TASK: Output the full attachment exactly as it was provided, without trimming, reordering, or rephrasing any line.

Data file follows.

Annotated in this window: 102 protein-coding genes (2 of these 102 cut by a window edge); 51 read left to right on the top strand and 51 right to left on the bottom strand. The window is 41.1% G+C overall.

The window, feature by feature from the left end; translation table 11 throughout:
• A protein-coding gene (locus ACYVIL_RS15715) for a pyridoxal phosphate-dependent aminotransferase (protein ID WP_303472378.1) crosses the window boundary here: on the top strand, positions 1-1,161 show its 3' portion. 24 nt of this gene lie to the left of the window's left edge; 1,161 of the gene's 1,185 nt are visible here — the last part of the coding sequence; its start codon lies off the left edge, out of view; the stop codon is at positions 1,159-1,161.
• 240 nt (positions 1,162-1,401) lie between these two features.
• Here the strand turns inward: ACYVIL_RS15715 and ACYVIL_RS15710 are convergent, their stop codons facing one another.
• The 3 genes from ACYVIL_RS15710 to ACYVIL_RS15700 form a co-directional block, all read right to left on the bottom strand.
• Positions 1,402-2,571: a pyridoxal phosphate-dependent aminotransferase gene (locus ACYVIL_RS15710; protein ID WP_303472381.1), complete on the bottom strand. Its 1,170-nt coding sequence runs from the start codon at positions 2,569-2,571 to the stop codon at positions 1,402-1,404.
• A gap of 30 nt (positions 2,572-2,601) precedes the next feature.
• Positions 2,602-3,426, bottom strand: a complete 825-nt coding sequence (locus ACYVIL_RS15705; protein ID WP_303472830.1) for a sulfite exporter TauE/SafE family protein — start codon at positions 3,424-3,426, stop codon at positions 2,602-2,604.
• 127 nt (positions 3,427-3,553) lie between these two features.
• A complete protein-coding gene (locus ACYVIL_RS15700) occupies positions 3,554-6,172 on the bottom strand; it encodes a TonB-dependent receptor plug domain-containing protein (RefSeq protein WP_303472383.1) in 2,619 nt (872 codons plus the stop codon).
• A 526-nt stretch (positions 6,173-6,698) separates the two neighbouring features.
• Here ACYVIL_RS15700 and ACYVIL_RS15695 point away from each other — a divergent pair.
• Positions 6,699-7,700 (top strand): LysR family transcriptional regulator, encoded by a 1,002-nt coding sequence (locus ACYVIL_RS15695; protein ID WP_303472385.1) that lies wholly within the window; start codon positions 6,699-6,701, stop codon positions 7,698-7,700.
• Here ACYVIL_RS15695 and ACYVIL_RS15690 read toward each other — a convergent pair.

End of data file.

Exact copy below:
Annotated in this window: 102 protein-coding genes (2 of these 102 cut by a window edge); 51 read left to right on the top strand and 51 right to left on the bottom strand. The window is 41.1% G+C overall.

The window, feature by feature from the left end; translation table 11 throughout:
• A protein-coding gene (locus ACYVIL_RS15715) for a pyridoxal phosphate-dependent aminotransferase (protein ID WP_303472378.1) crosses the window boundary here: on the top strand, positions 1-1,161 show its 3' portion. 24 nt of this gene lie to the left of the window's left edge; 1,161 of the gene's 1,185 nt are visible here — the last part of the coding sequence; its start codon lies off the left edge, out of view; the stop codon is at positions 1,159-1,161.
• 240 nt (positions 1,162-1,401) lie between these two features.
• Here the strand turns inward: ACYVIL_RS15715 and ACYVIL_RS15710 are convergent, their stop codons facing one another.
• The 3 genes from ACYVIL_RS15710 to ACYVIL_RS15700 form a co-directional block, all read right to left on the bottom strand.
• Positions 1,402-2,571: a pyridoxal phosphate-dependent aminotransferase gene (locus ACYVIL_RS15710; protein ID WP_303472381.1), complete on the bottom strand. Its 1,170-nt coding sequence runs from the start codon at positions 2,569-2,571 to the stop codon at positions 1,402-1,404.
• A gap of 30 nt (positions 2,572-2,601) precedes the next feature.
• Positions 2,602-3,426, bottom strand: a complete 825-nt coding sequence (locus ACYVIL_RS15705; protein ID WP_303472830.1) for a sulfite exporter TauE/SafE family protein — start codon at positions 3,424-3,426, stop codon at positions 2,602-2,604.
• 127 nt (positions 3,427-3,553) lie between these two features.
• A complete protein-coding gene (locus ACYVIL_RS15700) occupies positions 3,554-6,172 on the bottom strand; it encodes a TonB-dependent receptor plug domain-containing protein (RefSeq protein WP_303472383.1) in 2,619 nt (872 codons plus the stop codon).
• A 526-nt stretch (positions 6,173-6,698) separates the two neighbouring features.
• Here ACYVIL_RS15700 and ACYVIL_RS15695 point away from each other — a divergent pair.
• Positions 6,699-7,700 (top strand): LysR family transcriptional regulator, encoded by a 1,002-nt coding sequence (locus ACYVIL_RS15695; protein ID WP_303472385.1) that lies wholly within the window; start codon positions 6,699-6,701, stop codon positions 7,698-7,700.
• Here ACYVIL_RS15695 and ACYVIL_RS15690 read toward each other — a convergent pair.